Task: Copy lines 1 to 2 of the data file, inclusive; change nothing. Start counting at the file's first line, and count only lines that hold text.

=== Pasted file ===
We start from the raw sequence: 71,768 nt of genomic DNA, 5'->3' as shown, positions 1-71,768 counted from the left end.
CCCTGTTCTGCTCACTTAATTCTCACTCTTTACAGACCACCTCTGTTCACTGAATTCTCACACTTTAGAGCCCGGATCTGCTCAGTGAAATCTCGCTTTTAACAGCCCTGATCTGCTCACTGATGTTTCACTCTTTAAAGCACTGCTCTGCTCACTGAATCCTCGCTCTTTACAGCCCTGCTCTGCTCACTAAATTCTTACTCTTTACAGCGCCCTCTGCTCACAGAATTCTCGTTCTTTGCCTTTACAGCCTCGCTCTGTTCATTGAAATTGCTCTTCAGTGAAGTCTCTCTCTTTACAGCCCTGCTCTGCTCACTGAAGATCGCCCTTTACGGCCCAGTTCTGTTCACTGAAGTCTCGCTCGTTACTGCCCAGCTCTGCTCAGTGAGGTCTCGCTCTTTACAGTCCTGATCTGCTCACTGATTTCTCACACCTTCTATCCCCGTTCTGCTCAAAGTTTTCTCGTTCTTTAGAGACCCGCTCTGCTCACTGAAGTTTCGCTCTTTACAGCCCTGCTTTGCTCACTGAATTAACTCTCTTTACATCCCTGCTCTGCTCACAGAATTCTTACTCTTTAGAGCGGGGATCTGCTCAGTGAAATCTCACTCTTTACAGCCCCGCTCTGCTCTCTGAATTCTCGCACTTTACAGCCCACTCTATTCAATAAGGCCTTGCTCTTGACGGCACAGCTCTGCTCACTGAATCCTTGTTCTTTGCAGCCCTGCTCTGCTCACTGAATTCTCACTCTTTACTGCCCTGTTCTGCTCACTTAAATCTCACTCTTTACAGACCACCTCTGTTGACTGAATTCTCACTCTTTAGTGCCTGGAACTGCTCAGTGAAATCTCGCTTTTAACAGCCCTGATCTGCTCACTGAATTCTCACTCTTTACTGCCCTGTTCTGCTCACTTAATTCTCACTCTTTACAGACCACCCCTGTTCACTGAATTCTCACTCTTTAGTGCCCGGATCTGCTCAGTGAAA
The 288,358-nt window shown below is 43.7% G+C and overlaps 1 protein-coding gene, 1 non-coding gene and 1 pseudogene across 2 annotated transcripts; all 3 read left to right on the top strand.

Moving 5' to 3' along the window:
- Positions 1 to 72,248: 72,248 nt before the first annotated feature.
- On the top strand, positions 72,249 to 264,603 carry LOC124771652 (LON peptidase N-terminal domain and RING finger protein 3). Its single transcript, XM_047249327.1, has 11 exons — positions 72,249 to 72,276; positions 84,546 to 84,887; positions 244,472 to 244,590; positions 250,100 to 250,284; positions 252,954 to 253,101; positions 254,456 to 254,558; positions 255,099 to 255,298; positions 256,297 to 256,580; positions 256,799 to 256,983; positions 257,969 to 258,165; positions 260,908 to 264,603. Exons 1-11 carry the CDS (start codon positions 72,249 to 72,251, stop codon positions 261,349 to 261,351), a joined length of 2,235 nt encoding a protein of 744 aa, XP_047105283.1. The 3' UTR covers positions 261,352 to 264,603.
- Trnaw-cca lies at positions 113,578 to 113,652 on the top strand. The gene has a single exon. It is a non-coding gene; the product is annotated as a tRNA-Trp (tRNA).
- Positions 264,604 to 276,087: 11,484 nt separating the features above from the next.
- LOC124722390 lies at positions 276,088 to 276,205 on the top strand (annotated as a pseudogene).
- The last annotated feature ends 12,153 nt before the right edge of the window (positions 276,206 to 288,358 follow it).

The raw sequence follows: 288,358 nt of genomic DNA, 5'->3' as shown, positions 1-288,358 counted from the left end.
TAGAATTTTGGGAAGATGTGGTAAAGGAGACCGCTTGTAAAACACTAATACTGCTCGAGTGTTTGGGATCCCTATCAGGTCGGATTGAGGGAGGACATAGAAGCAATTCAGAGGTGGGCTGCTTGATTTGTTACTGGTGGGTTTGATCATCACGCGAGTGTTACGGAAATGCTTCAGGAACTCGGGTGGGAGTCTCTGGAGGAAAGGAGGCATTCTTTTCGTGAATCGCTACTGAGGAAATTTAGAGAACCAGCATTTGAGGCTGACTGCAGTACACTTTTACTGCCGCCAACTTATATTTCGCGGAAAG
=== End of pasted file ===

We start from the raw sequence: 71,768 nt of genomic DNA, 5'->3' as shown, positions 1-71,768 counted from the left end.
CCCTGTTCTGCTCACTTAATTCTCACTCTTTACAGACCACCTCTGTTCACTGAATTCTCACACTTTAGAGCCCGGATCTGCTCAGTGAAATCTCGCTTTTAACAGCCCTGATCTGCTCACTGATGTTTCACTCTTTAAAGCACTGCTCTGCTCACTGAATCCTCGCTCTTTACAGCCCTGCTCTGCTCACTAAATTCTTACTCTTTACAGCGCCCTCTGCTCACAGAATTCTCGTTCTTTGCCTTTACAGCCTCGCTCTGTTCATTGAAATTGCTCTTCAGTGAAGTCTCTCTCTTTACAGCCCTGCTCTGCTCACTGAAGATCGCCCTTTACGGCCCAGTTCTGTTCACTGAAGTCTCGCTCGTTACTGCCCAGCTCTGCTCAGTGAGGTCTCGCTCTTTACAGTCCTGATCTGCTCACTGATTTCTCACACCTTCTATCCCCGTTCTGCTCAAAGTTTTCTCGTTCTTTAGAGACCCGCTCTGCTCACTGAAGTTTCGCTCTTTACAGCCCTGCTTTGCTCACTGAATTAACTCTCTTTACATCCCTGCTCTGCTCACAGAATTCTTACTCTTTAGAGCGGGGATCTGCTCAGTGAAATCTCACTCTTTACAGCCCCGCTCTGCTCTCTGAATTCTCGCACTTTACAGCCCACTCTATTCAATAAGGCCTTGCTCTTGACGGCACAGCTCTGCTCACTGAATCCTTGTTCTTTGCAGCCCTGCTCTGCTCACTGAATTCTCACTCTTTACTGCCCTGTTCTGCTCACTTAAATCTCACTCTTTACAGACCACCTCTGTTGACTGAATTCTCACTCTTTAGTGCCTGGAACTGCTCAGTGAAATCTCGCTTTTAACAGCCCTGATCTGCTCACTGAATTCTCACTCTTTACTGCCCTGTTCTGCTCACTTAATTCTCACTCTTTACAGACCACCCCTGTTCACTGAATTCTCACTCTTTAGTGCCCGGATCTGCTCAGTGAAA